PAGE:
• Outbound Interstitials. The second problem is a little easier to solve — at least on the tail end of the funnel — by either calling Analytic’s _trackPageView() method in the onclick handler for outbound links, or by adding a redirector page to your site that loads up the Analytics JavaScript and then forwards to FeedBurner without displaying any content. The former is great for places where you have an actual RSS link on a page that people click on, and the latter is ideal for things like your <link rel="alternate"> tag that gets handled by the browser without a click. This should be almost entirely invisible to your readers and you’ll be to still track your funnel as long as you use it everywhere you would have just linked to FeedBurner. This isn’t ideal because… you have an interstitial of your own to maintain, but it should be almost unnoticeable. Verdict: should work well for outbound links from your site, provided the funnel ends there and doesn’t require tracking beyond the first link.
  • Your Chocolate in their Peanut Butter. Twitter (and other services) could give you the ability to insert your analytics tracking code into their page. This is a bit of an unorthodox idea (in that I’ve never seen it done), but since Analytics supports tracking across multiple domains, it should be possible for Twitter to insert the modified tracking code listed there into your profile page and record a pageview in your analytics. This isn’t ideal because… service providers need to jump through (small) hoops to get it working. The reports in Analytics don’t show the domain on requests by default, so you would need to follow the instructions listed on that page to setup an advanced filter or Twitter would need to log the request as being something obvious (e.g.: /twitter.com/profile). Verdict: this would actually be pretty great if it worked, since you could track how many people are viewing your profile in addition to using it as the start of a conversion goal.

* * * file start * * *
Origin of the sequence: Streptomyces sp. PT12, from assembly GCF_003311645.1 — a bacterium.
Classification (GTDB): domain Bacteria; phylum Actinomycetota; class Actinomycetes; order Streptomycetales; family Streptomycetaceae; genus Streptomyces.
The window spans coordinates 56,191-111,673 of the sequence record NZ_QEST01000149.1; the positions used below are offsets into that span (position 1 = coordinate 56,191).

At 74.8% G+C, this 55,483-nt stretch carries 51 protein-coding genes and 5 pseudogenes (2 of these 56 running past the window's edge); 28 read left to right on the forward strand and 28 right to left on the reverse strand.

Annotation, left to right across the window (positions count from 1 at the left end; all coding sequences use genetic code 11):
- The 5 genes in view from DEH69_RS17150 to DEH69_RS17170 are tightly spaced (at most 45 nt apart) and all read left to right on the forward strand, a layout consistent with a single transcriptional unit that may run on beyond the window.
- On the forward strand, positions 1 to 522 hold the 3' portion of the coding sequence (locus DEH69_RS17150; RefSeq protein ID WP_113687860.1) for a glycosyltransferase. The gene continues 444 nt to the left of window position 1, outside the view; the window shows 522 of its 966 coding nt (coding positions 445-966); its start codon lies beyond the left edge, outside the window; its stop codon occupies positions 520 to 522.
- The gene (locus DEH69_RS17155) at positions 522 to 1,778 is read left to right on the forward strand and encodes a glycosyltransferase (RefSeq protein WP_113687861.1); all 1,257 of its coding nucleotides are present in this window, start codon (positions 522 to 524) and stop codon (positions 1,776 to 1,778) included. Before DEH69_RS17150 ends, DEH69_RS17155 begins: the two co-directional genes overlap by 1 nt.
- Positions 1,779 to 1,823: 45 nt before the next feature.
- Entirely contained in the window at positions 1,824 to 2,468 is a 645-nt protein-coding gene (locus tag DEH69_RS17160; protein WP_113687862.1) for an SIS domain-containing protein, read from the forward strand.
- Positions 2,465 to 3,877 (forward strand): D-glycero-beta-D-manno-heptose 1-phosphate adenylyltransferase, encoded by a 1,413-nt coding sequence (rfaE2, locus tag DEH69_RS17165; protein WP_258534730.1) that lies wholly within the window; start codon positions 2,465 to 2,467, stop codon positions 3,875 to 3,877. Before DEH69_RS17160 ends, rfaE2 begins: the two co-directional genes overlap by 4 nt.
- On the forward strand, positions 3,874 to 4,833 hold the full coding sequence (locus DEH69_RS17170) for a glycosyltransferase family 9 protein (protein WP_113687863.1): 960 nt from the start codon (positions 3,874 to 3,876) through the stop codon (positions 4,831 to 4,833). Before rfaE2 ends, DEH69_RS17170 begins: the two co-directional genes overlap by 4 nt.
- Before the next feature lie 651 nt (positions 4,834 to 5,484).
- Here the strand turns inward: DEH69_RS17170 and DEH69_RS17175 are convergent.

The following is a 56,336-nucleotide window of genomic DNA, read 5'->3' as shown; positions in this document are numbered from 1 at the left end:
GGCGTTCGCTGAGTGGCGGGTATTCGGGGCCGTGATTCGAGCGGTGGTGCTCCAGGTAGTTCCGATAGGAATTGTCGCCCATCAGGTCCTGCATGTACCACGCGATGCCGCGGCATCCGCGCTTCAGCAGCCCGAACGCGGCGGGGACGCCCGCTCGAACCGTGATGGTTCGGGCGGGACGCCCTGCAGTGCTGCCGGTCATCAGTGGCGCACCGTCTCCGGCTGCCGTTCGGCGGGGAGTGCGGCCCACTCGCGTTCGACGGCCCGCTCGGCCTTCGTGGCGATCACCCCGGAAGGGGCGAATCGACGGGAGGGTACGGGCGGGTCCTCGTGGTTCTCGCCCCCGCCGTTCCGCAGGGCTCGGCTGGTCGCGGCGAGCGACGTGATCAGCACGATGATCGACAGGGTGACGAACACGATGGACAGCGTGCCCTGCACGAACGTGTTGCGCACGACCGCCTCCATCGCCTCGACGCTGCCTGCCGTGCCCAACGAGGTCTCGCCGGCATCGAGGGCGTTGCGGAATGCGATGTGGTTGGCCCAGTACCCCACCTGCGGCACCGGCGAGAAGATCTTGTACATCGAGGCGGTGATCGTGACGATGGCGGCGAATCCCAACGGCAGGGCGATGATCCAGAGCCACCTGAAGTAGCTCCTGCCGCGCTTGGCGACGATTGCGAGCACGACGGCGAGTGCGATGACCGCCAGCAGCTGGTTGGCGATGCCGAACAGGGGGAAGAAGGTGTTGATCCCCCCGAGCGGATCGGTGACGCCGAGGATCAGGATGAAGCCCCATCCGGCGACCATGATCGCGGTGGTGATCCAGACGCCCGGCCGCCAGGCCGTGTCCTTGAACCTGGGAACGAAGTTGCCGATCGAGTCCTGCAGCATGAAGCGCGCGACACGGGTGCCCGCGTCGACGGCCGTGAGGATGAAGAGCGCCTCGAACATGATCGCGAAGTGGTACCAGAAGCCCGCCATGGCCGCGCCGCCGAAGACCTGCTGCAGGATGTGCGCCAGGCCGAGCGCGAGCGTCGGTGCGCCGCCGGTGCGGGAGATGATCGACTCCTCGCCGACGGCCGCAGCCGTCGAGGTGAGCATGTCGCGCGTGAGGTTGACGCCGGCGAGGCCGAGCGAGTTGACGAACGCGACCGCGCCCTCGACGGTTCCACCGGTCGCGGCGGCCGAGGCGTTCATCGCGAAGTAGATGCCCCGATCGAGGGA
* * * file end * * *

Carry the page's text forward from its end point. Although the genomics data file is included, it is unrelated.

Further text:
There are many smarter people than your humble scribe who read this blog. How can we solve the Terrible Twosome of Analytics Problems and restore order to the world? Maybe I’m missing something obvious?

6 comments
garyware
garyware

Great post. I am pondering the same thing! It would be ideal if we could automate this process. For example if there were advanced rules in twitterfeed that added a source code to the end of the url. Since twitter feed converts the final URL to a tiny url this would be invisible to the user who clicks on it, and it wont break if someone retweets it.

Jared O&#039;Toole
Jared O&#039;Toole

Perfect. This answered my question about things like tweetdeck and analytics. Thanks! I hope theres a way to differentiate those things some day.

Andrew mueller
Andrew mueller

What happens when someone clicks on a link that has been retweeted? Would this skew the analytics in the last scenario that you present?

jaygoldman
jaygoldman

Andrew —

Retweeted links should still be the same link as the original tweet, so any tracking on the original should still apply. So, for example, if you had a post at http://jaygoldman.com/2009/01/15/follow-back-how-...you could turn it into a TinyURL or a Twurl (e.g.: http://twurl.nl/60zjc8)and then all of your tracking based on URL would still work. Does that answer your question?

Thanks for commenting!

Andrew
Andrew

That is clear, thankyou!